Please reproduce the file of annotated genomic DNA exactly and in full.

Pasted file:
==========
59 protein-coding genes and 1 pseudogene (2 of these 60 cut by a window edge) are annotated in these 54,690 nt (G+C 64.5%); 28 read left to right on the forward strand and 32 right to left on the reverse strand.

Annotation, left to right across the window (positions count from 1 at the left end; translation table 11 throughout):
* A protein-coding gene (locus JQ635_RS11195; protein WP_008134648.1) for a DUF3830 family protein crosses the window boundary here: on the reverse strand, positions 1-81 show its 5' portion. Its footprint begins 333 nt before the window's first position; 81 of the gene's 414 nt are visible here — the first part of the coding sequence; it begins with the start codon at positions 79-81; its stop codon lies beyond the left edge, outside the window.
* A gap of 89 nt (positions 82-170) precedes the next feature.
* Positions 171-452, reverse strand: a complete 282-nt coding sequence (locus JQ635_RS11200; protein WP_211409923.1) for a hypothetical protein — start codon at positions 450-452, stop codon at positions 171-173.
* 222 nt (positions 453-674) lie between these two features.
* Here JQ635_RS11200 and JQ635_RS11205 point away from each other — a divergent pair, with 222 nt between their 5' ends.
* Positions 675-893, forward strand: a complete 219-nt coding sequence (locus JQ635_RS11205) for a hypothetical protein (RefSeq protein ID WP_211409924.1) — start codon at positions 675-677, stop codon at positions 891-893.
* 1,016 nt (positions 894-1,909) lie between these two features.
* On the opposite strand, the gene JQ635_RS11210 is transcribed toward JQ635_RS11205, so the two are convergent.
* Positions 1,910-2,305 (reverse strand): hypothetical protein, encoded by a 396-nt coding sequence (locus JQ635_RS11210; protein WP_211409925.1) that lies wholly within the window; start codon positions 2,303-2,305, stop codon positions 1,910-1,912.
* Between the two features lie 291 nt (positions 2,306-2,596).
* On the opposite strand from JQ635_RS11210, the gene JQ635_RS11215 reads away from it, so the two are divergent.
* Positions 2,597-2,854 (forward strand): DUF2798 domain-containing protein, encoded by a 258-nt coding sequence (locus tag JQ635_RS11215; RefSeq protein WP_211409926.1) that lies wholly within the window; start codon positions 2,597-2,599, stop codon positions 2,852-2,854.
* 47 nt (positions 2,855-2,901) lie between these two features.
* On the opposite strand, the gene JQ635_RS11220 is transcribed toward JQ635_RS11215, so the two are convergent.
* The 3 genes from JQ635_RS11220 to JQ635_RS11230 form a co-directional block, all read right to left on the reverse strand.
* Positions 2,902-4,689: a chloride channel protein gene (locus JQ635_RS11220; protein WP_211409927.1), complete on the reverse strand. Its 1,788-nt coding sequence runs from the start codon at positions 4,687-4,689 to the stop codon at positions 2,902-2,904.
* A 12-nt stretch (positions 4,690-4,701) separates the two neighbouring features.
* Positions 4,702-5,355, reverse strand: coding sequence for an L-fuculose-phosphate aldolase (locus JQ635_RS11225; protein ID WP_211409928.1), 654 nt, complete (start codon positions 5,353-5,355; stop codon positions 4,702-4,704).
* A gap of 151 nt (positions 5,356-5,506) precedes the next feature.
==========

59 protein-coding genes and 1 pseudogene (2 of these 60 cut by a window edge) are annotated in these 54,690 nt (G+C 64.5%); 28 read left to right on the forward strand and 32 right to left on the reverse strand.

Annotation, left to right across the window (positions count from 1 at the left end; translation table 11 throughout):
* A protein-coding gene (locus JQ635_RS11195; protein WP_008134648.1) for a DUF3830 family protein crosses the window boundary here: on the reverse strand, positions 1-81 show its 5' portion. Its footprint begins 333 nt before the window's first position; 81 of the gene's 414 nt are visible here — the first part of the coding sequence; it begins with the start codon at positions 79-81; its stop codon lies beyond the left edge, outside the window.
* A gap of 89 nt (positions 82-170) precedes the next feature.
* Positions 171-452, reverse strand: a complete 282-nt coding sequence (locus JQ635_RS11200; protein WP_211409923.1) for a hypothetical protein — start codon at positions 450-452, stop codon at positions 171-173.
* 222 nt (positions 453-674) lie between these two features.
* Here JQ635_RS11200 and JQ635_RS11205 point away from each other — a divergent pair, with 222 nt between their 5' ends.
* Positions 675-893, forward strand: a complete 219-nt coding sequence (locus JQ635_RS11205) for a hypothetical protein (RefSeq protein ID WP_211409924.1) — start codon at positions 675-677, stop codon at positions 891-893.
* 1,016 nt (positions 894-1,909) lie between these two features.
* On the opposite strand, the gene JQ635_RS11210 is transcribed toward JQ635_RS11205, so the two are convergent.
* Positions 1,910-2,305 (reverse strand): hypothetical protein, encoded by a 396-nt coding sequence (locus JQ635_RS11210; protein WP_211409925.1) that lies wholly within the window; start codon positions 2,303-2,305, stop codon positions 1,910-1,912.
* Between the two features lie 291 nt (positions 2,306-2,596).
* On the opposite strand from JQ635_RS11210, the gene JQ635_RS11215 reads away from it, so the two are divergent.
* Positions 2,597-2,854 (forward strand): DUF2798 domain-containing protein, encoded by a 258-nt coding sequence (locus tag JQ635_RS11215; RefSeq protein WP_211409926.1) that lies wholly within the window; start codon positions 2,597-2,599, stop codon positions 2,852-2,854.
* 47 nt (positions 2,855-2,901) lie between these two features.
* On the opposite strand, the gene JQ635_RS11220 is transcribed toward JQ635_RS11215, so the two are convergent.
* The 3 genes from JQ635_RS11220 to JQ635_RS11230 form a co-directional block, all read right to left on the reverse strand.
* Positions 2,902-4,689: a chloride channel protein gene (locus JQ635_RS11220; protein WP_211409927.1), complete on the reverse strand. Its 1,788-nt coding sequence runs from the start codon at positions 4,687-4,689 to the stop codon at positions 2,902-2,904.
* A 12-nt stretch (positions 4,690-4,701) separates the two neighbouring features.
* Positions 4,702-5,355, reverse strand: coding sequence for an L-fuculose-phosphate aldolase (locus JQ635_RS11225; protein ID WP_211409928.1), 654 nt, complete (start codon positions 5,353-5,355; stop codon positions 4,702-4,704).
* A gap of 151 nt (positions 5,356-5,506) precedes the next feature.